Joi Ito: I'm Not a Futurist, I'm a Nowist

Joi Ito says the key to innovation is not the ability to see things through a crystal ball, but rather, to figure it out as you go along.

Joi Ito: I'm Not a Futurist, I'm a Nowist

What's the Big Idea?


At this time of the year many people like to get into the business of predicting the future. We want to join in the fun, and that is why Big Think has been surveying key experts to peer into their crystal balls. We have already heard from Daniel Burrus, who presented 20 game-changing technology trends, and we look forward to presenting more big ideas for 2013 throughout the month of December. 

Few people can discern the future as well as Joi Ito. The current director of the MIT Media Lab is a venture capitalist and was an early investor in Twitter, Technorati, Flickr, Kickstarter and many other successful Internet companies. He has also founded his own highly successful startups, such as PSINet Japan, Digital Garage and Infoseek Japan.

Ito has likened early stage investing to anthropology. You have to be really good at figuring out how behaviors are changing. Ito is evidently very good at this. Just don't call him a futurist.

Ito told us that "if everybody had to predict what the future was when they started companies, none of those companies would be successful." Take Youtube. It started out as a dating site. PayPal started out as a mobile app. Both of those companies had to evolve in order to become successful. That is why Ito says the key to future success is "the ability to iterate, the ability to try new things," and essentially figure it out as you go along. Another general guiding principal is that "the cost of an awful lot of things is going to go down." 

What's the Significance?

The futurist co-founder of Singularity University, Peter Diamandis, is fond of saying "the best way to predict the future is to invent it." Ito offers a corollary to this: the devil is in the details. "There's so much serendipity," Ito says, "in the evolution of products and services on the Internet."

In other words, you can't really predict the future at a great level of detail. You might be able to spot broad trends, but the timing in which these trends actually happen has a lot to do with serendipity: "whether you have the perfect product and the product guy meets the perfect VC and that generates the whole thing."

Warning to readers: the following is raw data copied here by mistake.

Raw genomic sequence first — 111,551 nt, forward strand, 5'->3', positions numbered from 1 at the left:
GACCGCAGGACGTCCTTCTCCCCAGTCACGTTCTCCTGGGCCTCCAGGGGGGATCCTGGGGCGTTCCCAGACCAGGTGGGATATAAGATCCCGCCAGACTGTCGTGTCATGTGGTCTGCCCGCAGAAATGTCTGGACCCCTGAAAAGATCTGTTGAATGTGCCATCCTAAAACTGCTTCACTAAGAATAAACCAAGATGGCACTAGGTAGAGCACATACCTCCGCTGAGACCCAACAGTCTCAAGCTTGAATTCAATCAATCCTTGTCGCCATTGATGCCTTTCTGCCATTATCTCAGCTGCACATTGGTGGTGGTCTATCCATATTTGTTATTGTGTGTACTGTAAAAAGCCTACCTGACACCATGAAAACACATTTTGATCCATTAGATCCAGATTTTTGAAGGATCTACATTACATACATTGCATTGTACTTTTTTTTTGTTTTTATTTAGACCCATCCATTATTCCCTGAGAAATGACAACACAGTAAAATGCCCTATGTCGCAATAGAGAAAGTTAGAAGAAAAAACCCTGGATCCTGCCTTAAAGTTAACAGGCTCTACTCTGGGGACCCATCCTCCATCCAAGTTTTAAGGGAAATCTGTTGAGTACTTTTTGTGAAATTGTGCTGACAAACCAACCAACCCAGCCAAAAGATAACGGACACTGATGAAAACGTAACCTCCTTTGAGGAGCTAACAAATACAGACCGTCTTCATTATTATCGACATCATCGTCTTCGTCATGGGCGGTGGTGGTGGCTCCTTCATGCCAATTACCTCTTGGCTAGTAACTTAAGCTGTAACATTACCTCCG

So what's the best way to predict the future? Ito says rather than trend-spotting it is much more important to focus on "what we have now" and focus on the process that will move an idea forward "rather than trying to predict what it’s going to be like five or 10 years from now."

“The world is full of expertise,” Ito says. “What it lacks is agility and context.” That is why Ito compares his role as MIT Media Lab's director to being a DJ:

How many people are at the bar drinking? How many people are on the floor? What kind of people are in the room? What time of day is it? Success depends on whether you can correctly interpret individuals, anticipate their reactions, and ultimately bring a disparate group together as a cohesive whole.

Watch the video here:

Every 27.5 million years, the Earth’s heart beats catastrophically

Geologists discover a rhythm to major geologic events.

Credit: desertsolitaire/Adobe Stock
Surprising Science
  • It appears that Earth has a geologic "pulse," with clusters of major events occurring every 27.5 million years.
  • Working with the most accurate dating methods available, the authors of the study constructed a new history of the last 260 million years.
  • Exactly why these cycles occur remains unknown, but there are some interesting theories.
Keep reading Show less

The first three minutes: going backward to the beginning of time with Steven Weinberg (Part 1)

The great theoretical physicist Steven Weinberg passed away on July 23. This is our tribute.

Credit: Billy Huynh via Unsplash
13-8
  • The recent passing of the great theoretical physicist Steven Weinberg brought back memories of how his book got me into the study of cosmology.
  • Going back in time, toward the cosmic infancy, is a spectacular effort that combines experimental and theoretical ingenuity. Modern cosmology is an experimental science.
  • The cosmic story is, ultimately, our own. Our roots reach down to the earliest moments after creation.
Keep reading Show less

Ancient Greek military ship found in legendary, submerged Egyptian city

Long before Alexandria became the center of Egyptian trade, there was Thônis-Heracleion. But then it sank.

Surprising Science
  • Egypt's Thônis-Heracleion was the thriving center of Egyptian trade before Alexandria — and before earthquakes drove it under the sea.
  • A rich trade and religious center, the city was at its height from the six to the fourth century BCE.
  • As the city's giant temple collapsed into the Mediterranean, it pinned the newly discovered military vessel underwater.
  • Keep reading Show less
    Quantcast